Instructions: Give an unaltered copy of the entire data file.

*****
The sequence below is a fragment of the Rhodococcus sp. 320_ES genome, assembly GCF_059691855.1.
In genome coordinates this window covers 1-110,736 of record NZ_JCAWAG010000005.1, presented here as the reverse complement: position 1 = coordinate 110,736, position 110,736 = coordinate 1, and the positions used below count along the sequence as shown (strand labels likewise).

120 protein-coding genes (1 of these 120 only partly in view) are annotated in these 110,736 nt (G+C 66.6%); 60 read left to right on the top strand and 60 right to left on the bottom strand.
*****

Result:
The sequence below is a fragment of the Rhodococcus sp. 320_ES genome, assembly GCF_059691855.1.
In genome coordinates this window covers 1-110,736 of record NZ_JCAWAG010000005.1, presented here as the reverse complement: position 1 = coordinate 110,736, position 110,736 = coordinate 1, and the positions used below count along the sequence as shown (strand labels likewise).

120 protein-coding genes (1 of these 120 only partly in view) are annotated in these 110,736 nt (G+C 66.6%); 60 read left to right on the top strand and 60 right to left on the bottom strand.